THE levy on most health insurance premiums is to increase in what is a reversal of what happened last year.
Health Minister Stephen Donnelly said he has received Government approval to push up the annual levy on what are called advanced health insurance contracts to €438 a year.
This means the levy will account for around a third of the cost of a typical health insurance policy for an adult.
The increase works out at €32 for the types of plans most people buy.
The levy on what is called non-advanced plans is going now next year to €109, a fall of €12.
The levy that is in place at the moment came down last year leading to an annual saving of €45 for most of those with health insurance.
The annual levy supports the community rating system which allows everyone, regardless of their health status and other risk factors, to buy the same health insurance policy at the same price – known as risk equalisation.
Last year the levy came down because there was a surplus in the Risk Equalisation Fund due to lower claims during the Covid pandemic.
Vhi is the main beneficiary of the risk equalisation scheme that compensates insurers with a disproportionately large share of older and sicker customers.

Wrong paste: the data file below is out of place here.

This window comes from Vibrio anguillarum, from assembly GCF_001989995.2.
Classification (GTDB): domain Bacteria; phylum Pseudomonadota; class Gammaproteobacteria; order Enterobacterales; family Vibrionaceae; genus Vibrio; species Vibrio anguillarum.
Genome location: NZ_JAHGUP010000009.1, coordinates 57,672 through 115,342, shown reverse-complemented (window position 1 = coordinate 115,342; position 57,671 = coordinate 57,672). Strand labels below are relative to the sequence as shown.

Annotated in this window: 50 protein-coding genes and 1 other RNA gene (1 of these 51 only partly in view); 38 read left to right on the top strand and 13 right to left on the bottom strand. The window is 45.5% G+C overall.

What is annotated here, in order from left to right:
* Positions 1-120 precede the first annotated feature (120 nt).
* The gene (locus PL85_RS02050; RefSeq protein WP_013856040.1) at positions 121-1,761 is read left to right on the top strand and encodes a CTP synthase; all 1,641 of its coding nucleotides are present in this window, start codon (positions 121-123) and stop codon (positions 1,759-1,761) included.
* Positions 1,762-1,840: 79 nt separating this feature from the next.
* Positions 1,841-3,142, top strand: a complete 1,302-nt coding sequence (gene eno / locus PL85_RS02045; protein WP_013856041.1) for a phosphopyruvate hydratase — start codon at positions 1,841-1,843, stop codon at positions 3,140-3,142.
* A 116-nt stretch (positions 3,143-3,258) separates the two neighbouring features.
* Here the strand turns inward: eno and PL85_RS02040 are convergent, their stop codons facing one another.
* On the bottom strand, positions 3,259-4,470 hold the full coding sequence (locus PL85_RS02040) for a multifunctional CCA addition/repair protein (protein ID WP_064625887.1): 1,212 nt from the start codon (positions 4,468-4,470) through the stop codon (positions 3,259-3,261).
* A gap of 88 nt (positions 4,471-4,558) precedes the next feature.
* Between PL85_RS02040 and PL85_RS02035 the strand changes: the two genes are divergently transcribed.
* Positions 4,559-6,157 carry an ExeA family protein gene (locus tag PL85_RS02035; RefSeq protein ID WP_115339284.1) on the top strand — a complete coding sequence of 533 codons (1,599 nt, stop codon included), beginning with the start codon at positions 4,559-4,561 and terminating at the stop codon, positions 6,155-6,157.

Mr Donnelly said the duties collected on health insurance contracts through the levy do not go to the Exchequer.
Minister Donnelly said: “The risk equalisation credits, and stamp duty levies are critical to the sustainability of our health insurance market, which is designed to be equitable and fair, by spreading the cost of health insurance across the entire insured population, ensuring everyone pays the same price for the same health insurance product.”
The move to increase the levy for most of those with health cover comes after rebates were paid by Vhi and Laya last year due to a lower number of claims due to Covid.
In the summer Laya Healthcare paid refunds worth around €240 per family.
It was the second time since the pandemic struck that it has paid money back.
And VHI Healthcare paid out a third rebate in May, with a family of two adults and two children getting typical refunds of €400.
Health insurers made huge savings during the pandemic because fewer people claimed from their health insurers for procedures in public hospitals due to Covid-related overcrowding.
Broker Dermot Goode of TotalHealthCover.ie said the reduction in the levy for non-advanced plans would only impact around 15pc of those with health cover.
He said most people were on advanced plans, and would see an increase.
Mr Goode said it was hard to work out why the hike in the levy was needed when record numbers were taking out health cover, and insurers were paying rebates.
He said health insurers were likely to pass on the cost of the levy to customers immediately.